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Fred Williamson On ‘Django,’ Woody Strode, Sidney Poitier, Working w/ Spike Lee, Being ‘The Hammer’

Fred Williamson On 'Django,' Woody Strode, Sidney Poitier, Working w/ Spike Lee, Being 'The Hammer'

Aaah… an interview that I tried to get (for obvious reasons) but wasn’t successful. But thankfully, someone who could, did get Fred Williamson to chat about everything from originating the “bad-ass slave” in The Legend of Nigger Charley, to Django Unchained (why he hasn’t seen it, and doesn’t plan on seeing it), to Spike Lee’s reactions to it, and potentially working with him, to Woody Strode’s and Sidney Poitier’s on-screen presence during their day, to his own (Williamson’s) film work in relation to the Civil Rights struggle, and more…

New York Magazine’s Vulture posted an interview with Williamson last night, which I got around to reading this morning, and it’s worth checking out.

Some of the more interesting revelations he made:

– In response to whether he’d seen Django Unchained, he said:

I don’t want to see me in the film. I know my friend Jamie Foxx gave a good performance. But I’m still alive. I’m still capable. I’m still able. I still look the way I looked in the seventies. There are no new wrinkles. I can still jump out of cars and jump out of planes and do all the things I did. I still want to be in a position where they say, “Bring me the Hammer! Don’t bring me somebody that looks like the Hammer, acts like the Hammer, talks like the Hammer; bring me the Hammer!”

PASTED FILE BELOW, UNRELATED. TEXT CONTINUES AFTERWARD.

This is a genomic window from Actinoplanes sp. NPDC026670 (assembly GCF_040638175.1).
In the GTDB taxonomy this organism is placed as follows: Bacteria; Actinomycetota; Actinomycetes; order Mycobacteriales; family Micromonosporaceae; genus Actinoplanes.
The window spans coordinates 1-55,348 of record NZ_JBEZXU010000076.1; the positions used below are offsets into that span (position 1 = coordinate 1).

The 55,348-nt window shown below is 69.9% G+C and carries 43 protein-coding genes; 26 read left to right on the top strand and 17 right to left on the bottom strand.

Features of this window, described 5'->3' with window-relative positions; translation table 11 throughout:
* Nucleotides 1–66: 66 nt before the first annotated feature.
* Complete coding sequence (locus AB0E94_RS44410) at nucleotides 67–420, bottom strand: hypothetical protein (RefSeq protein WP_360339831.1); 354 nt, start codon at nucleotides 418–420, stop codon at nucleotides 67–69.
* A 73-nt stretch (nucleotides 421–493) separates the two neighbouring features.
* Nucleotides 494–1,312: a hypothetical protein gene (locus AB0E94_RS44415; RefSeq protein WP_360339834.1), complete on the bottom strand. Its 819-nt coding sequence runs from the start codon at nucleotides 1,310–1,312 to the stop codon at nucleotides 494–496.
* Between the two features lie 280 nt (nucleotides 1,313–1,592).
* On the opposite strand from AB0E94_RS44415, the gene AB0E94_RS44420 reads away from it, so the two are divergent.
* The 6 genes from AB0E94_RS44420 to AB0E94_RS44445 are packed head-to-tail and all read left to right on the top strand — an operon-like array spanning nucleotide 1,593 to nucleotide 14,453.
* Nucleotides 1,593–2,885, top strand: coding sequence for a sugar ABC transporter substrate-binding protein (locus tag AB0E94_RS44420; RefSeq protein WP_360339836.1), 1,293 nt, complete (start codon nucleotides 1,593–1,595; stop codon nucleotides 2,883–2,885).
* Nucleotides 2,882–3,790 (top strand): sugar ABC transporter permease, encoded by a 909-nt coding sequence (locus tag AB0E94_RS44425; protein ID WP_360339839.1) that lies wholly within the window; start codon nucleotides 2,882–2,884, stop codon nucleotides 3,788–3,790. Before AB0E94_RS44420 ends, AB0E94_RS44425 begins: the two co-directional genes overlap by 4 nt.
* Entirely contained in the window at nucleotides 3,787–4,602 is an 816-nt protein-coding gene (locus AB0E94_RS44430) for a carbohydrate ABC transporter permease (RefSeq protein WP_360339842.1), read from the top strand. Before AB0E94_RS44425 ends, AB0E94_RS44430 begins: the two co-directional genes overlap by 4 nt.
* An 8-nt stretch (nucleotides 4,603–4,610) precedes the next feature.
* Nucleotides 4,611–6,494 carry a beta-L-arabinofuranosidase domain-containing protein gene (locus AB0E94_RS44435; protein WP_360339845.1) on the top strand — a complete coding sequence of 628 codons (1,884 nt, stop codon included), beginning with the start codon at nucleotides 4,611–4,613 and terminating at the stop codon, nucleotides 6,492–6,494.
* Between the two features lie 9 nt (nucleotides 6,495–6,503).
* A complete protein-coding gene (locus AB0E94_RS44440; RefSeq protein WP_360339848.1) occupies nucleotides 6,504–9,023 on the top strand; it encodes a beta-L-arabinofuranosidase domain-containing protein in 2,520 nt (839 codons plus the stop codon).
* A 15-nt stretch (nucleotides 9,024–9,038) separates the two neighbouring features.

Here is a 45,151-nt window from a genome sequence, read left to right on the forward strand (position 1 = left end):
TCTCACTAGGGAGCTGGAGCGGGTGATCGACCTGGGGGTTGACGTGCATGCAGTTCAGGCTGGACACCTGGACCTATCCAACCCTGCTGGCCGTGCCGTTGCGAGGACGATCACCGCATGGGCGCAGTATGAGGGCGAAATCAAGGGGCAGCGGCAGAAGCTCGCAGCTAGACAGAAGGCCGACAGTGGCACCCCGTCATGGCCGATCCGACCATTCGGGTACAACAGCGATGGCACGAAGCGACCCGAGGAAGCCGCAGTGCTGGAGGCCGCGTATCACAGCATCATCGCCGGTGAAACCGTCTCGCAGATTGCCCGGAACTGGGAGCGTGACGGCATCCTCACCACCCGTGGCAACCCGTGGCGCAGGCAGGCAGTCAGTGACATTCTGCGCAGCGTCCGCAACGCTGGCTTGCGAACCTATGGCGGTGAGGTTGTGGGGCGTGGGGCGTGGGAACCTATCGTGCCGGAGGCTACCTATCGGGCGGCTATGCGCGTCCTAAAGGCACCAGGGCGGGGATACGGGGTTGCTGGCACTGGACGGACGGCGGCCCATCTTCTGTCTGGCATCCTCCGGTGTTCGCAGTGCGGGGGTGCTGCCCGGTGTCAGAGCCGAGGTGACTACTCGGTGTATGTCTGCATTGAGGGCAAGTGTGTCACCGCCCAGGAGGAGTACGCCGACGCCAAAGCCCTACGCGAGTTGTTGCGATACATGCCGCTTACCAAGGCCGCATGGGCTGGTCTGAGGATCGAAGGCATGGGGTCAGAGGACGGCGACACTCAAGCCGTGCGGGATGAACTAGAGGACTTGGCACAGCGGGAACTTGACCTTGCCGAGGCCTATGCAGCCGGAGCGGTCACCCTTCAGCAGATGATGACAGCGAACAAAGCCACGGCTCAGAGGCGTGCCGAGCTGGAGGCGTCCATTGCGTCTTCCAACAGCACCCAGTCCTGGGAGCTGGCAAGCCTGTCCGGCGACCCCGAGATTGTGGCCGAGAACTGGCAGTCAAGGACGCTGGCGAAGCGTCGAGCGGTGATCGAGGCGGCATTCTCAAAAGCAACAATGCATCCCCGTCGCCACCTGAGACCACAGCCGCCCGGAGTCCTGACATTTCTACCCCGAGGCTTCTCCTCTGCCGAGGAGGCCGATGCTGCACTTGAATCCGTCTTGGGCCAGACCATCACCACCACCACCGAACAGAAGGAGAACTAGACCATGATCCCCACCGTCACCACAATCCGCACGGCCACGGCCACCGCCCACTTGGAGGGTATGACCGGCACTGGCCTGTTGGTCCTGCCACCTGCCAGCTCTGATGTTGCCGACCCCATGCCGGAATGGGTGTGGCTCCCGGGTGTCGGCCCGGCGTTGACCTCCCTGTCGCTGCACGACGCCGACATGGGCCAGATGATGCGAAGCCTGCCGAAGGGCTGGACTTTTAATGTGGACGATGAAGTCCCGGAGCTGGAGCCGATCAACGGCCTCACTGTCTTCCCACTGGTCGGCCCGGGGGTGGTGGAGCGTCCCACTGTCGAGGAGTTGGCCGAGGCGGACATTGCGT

Hah! And who’s going to argue with him on that? Certainly not me.

He did say that he thought Spike’s comments about the film were “ridiculous,” adding that Spike should make a slavery movie, and cast him, Fred Williamson, in it!

Spike! We can make [The Legend of] Nigger Charley 2, or  [The Legend of] Nigger Charley 3 and 4.

Somehow I doubt that Spike will take him up on that offer.

And in talking about black actors who came before him, like Sidney Poitier and Woody Strode, Williamson had this to say:

Sidney Poitier was a great black actor, but I can’t see him being a great fighter. He didn’t have the physical presence that I bring to a role. Woody Strode was in the background. Woody Strode never carried the show. There was always someone else who was the hero. I wanted to be the hero. I wanted to be the man. I was coming out of football as “the Hammer,” with the reputation that I would kick people’s ass if they stood in my way. I was not going to change my image coming into Hollywood.

How could you not love this guy and his cockiness? He is, after all, The Hammer

By the way, he’s 74 years old.

Read the rest of the interview HERE.

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